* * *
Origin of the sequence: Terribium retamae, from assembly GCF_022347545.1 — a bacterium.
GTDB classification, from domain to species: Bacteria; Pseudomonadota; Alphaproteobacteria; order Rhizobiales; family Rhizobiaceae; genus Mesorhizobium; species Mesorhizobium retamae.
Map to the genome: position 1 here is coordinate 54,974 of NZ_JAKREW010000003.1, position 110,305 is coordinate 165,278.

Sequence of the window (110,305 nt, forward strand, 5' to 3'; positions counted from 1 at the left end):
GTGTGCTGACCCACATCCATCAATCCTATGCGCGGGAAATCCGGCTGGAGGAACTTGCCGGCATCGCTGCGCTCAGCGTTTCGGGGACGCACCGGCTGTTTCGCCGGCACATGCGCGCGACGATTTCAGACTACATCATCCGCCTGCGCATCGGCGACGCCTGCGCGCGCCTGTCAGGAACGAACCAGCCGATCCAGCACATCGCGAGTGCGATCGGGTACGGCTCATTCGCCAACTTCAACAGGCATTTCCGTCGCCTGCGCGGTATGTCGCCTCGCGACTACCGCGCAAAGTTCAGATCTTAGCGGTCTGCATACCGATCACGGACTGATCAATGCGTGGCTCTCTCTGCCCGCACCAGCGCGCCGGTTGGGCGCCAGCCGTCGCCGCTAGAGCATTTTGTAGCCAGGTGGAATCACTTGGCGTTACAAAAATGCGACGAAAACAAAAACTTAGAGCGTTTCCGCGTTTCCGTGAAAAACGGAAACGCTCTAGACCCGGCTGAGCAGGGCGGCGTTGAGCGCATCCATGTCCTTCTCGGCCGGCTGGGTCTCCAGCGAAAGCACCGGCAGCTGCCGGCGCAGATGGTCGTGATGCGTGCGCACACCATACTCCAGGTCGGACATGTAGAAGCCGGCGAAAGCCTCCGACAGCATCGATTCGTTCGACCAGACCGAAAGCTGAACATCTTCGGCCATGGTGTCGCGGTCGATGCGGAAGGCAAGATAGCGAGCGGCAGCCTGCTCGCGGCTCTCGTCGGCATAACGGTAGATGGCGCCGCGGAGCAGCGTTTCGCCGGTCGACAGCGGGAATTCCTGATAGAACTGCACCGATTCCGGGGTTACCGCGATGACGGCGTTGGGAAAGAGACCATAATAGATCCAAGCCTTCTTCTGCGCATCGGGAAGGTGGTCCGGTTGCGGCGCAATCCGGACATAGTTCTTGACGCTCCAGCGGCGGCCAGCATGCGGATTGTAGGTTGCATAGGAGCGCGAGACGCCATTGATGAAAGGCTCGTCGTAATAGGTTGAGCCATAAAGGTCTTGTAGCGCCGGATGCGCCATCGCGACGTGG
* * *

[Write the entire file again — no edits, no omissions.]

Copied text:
Origin of the sequence: Terribium retamae, from assembly GCF_022347545.1 — a bacterium.
GTDB classification, from domain to species: Bacteria; Pseudomonadota; Alphaproteobacteria; order Rhizobiales; family Rhizobiaceae; genus Mesorhizobium; species Mesorhizobium retamae.
Map to the genome: position 1 here is coordinate 54,974 of NZ_JAKREW010000003.1, position 110,305 is coordinate 165,278.

Sequence of the window (110,305 nt, forward strand, 5' to 3'; positions counted from 1 at the left end):
GTGTGCTGACCCACATCCATCAATCCTATGCGCGGGAAATCCGGCTGGAGGAACTTGCCGGCATCGCTGCGCTCAGCGTTTCGGGGACGCACCGGCTGTTTCGCCGGCACATGCGCGCGACGATTTCAGACTACATCATCCGCCTGCGCATCGGCGACGCCTGCGCGCGCCTGTCAGGAACGAACCAGCCGATCCAGCACATCGCGAGTGCGATCGGGTACGGCTCATTCGCCAACTTCAACAGGCATTTCCGTCGCCTGCGCGGTATGTCGCCTCGCGACTACCGCGCAAAGTTCAGATCTTAGCGGTCTGCATACCGATCACGGACTGATCAATGCGTGGCTCTCTCTGCCCGCACCAGCGCGCCGGTTGGGCGCCAGCCGTCGCCGCTAGAGCATTTTGTAGCCAGGTGGAATCACTTGGCGTTACAAAAATGCGACGAAAACAAAAACTTAGAGCGTTTCCGCGTTTCCGTGAAAAACGGAAACGCTCTAGACCCGGCTGAGCAGGGCGGCGTTGAGCGCATCCATGTCCTTCTCGGCCGGCTGGGTCTCCAGCGAAAGCACCGGCAGCTGCCGGCGCAGATGGTCGTGATGCGTGCGCACACCATACTCCAGGTCGGACATGTAGAAGCCGGCGAAAGCCTCCGACAGCATCGATTCGTTCGACCAGACCGAAAGCTGAACATCTTCGGCCATGGTGTCGCGGTCGATGCGGAAGGCAAGATAGCGAGCGGCAGCCTGCTCGCGGCTCTCGTCGGCATAACGGTAGATGGCGCCGCGGAGCAGCGTTTCGCCGGTCGACAGCGGGAATTCCTGATAGAACTGCACCGATTCCGGGGTTACCGCGATGACGGCGTTGGGAAAGAGACCATAATAGATCCAAGCCTTCTTCTGCGCATCGGGAAGGTGGTCCGGTTGCGGCGCAATCCGGACATAGTTCTTGACGCTCCAGCGGCGGCCAGCATGCGGATTGTAGGTTGCATAGGAGCGCGAGACGCCATTGATGAAAGGCTCGTCGTAATAGGTTGAGCCATAAAGGTCTTGTAGCGCCGGATGCGCCATCGCGACGTGG